Montana Governor Brian Schweitzer has unveiled his state's formal response to global warming, and its a fairly strong one. Key measures include cutting the state's energy consumption 20 percent in three years; setting an average miles-per-gallon target for the state's vehicle fleet that would make it most efficient in the nation; and joining the Western Climate Initiative, which would align Montana with seven other Western states and two Canadian provinces.
Montana is also pushing forward despite some harrumphs from industry. The Florida Energy Commission has similarly forged ahead with Governor Charlie Crist's recommendations while shrugging off an "independent" analysis (sponsored by the state's Chamber of Commerce) that shows dire economic consequences, tackling head-on precisely what's wrong with that pessimistic picture:
Mike Sole, Secretary of the Florida Department of Environmental Protection, blasted the report. Sole said it drastically inflated carbon costs, undervalued Florida's solar power and biomass capacity and failed to account for future price increases for fossil fuel.
"There seems to be somewhat a bias in the analysis," Sole said.
Bias in the analysis...hmm, sounds familiar...because it's precisely what the 9th Circuit just declared the Bush administration guilty of by conducting a cost-benefits analysis for CAFE standards that rests solely on industry-friendly factors and numbers.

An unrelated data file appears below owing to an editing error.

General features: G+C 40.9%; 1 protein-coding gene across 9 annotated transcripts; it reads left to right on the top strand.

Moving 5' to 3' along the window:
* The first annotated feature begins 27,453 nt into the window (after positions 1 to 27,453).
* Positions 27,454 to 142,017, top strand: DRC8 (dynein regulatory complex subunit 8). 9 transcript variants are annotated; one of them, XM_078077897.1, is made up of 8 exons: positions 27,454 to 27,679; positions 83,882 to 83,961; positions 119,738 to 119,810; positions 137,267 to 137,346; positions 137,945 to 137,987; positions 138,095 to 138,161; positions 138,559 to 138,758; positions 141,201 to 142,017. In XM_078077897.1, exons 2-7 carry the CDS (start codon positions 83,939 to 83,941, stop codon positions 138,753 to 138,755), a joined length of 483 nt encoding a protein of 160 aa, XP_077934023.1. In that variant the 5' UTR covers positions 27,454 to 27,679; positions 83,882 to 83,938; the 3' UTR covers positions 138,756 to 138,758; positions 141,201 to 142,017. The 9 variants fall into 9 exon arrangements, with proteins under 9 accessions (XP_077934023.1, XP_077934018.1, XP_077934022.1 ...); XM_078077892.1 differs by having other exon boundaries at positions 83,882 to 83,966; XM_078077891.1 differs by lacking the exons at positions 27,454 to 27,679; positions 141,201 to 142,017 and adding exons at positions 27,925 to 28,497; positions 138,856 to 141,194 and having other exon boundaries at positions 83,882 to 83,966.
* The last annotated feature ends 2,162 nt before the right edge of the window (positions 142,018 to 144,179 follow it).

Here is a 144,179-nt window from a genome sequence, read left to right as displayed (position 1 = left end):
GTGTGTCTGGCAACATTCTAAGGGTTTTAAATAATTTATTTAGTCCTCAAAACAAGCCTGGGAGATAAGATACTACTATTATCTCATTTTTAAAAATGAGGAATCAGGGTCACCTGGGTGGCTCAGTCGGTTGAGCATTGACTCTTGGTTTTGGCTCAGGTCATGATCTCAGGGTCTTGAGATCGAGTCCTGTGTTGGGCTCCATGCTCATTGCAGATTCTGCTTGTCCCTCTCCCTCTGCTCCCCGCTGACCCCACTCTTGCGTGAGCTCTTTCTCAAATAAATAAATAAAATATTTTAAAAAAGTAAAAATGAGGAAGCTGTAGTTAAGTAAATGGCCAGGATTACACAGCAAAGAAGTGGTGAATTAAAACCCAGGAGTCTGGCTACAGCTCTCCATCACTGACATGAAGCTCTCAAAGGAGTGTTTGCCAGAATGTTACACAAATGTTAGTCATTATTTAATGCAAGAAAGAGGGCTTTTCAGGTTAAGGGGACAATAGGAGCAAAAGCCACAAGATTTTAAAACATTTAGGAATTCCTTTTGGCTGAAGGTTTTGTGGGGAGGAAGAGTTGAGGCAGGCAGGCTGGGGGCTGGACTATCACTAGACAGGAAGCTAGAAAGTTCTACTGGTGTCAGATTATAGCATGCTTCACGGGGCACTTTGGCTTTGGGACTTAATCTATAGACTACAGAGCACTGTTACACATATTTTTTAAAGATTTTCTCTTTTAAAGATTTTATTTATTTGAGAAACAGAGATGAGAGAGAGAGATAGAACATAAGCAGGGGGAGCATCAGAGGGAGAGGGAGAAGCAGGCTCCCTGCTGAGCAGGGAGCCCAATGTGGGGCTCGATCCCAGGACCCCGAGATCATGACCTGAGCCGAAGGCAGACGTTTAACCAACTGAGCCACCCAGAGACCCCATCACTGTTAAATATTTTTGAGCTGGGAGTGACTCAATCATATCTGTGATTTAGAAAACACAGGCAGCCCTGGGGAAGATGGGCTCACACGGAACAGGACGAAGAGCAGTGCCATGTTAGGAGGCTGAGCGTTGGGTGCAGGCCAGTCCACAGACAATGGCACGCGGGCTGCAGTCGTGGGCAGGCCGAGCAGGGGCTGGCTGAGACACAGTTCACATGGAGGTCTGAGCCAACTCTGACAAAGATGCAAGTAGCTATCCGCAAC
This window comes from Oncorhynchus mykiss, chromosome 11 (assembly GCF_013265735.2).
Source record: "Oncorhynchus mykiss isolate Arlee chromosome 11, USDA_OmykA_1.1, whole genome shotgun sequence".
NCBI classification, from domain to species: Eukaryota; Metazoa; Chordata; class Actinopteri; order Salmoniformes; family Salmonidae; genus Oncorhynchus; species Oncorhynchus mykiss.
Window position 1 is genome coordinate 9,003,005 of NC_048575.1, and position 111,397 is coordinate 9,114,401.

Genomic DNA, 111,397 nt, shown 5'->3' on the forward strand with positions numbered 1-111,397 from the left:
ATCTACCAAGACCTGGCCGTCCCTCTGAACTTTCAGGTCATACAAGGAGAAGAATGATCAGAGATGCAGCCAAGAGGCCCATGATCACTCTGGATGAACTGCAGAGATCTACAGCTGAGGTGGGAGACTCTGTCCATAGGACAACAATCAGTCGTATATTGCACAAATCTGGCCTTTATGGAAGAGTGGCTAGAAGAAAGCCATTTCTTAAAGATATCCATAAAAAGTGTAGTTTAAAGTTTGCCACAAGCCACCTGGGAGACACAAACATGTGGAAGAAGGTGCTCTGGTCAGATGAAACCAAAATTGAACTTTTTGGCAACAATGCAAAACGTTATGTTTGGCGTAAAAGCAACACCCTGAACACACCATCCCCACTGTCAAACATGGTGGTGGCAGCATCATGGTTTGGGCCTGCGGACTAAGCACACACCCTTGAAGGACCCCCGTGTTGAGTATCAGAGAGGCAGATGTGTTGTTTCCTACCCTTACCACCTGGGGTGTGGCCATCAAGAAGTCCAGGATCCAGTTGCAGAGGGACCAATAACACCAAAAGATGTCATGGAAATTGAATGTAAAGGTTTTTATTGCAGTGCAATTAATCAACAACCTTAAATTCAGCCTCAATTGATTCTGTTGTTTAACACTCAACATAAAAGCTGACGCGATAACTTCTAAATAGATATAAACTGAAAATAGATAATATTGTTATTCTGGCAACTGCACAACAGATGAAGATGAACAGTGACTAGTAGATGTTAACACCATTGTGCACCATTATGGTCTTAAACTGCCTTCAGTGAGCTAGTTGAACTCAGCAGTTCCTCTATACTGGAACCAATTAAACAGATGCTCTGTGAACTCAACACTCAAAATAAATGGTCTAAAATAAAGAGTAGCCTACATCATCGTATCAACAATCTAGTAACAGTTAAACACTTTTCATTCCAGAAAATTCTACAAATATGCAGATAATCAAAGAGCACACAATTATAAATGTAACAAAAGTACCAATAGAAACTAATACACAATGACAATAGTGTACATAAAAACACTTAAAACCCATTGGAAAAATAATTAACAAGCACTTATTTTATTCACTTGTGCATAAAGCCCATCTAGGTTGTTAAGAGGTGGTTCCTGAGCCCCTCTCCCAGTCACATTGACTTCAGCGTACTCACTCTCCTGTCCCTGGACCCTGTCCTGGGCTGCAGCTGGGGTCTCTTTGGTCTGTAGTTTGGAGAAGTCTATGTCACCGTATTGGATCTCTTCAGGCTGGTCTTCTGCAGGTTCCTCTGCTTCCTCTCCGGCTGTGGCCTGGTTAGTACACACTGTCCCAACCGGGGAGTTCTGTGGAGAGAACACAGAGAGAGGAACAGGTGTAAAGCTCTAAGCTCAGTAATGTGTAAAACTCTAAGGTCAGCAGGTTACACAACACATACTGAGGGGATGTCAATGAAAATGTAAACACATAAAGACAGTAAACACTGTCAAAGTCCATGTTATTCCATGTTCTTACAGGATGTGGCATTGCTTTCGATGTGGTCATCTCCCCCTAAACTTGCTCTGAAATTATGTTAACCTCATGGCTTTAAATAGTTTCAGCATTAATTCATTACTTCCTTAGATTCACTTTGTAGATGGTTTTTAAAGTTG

And as California Attorney General Jerry Brown (you really thought we could go a whole week without mentioning that name?) points out in his published response to an over-the-top Wall Street Journal editorial on his state's lawsuit against the EPA, this sort of spin goes back decades:
The editorial recycles industry claims of increased costs that have been raised by automakers for every significant health and safety measure adopted since the '70s -- scare tactics that have been proven wrong every time. Time will prove them wrong again in the case of greenhouse gas regulations. Likewise, California's requirements do not depend on increased fuel economy, as the editorial claims. Manufacturers can comply by using alternative fuels or improving air-conditioning systems. They also have total flexibility to buy and sell credits among themselves, and among different categories of vehicles.
Journalists trying to "report both sides" while getting the facts straight should take note as well.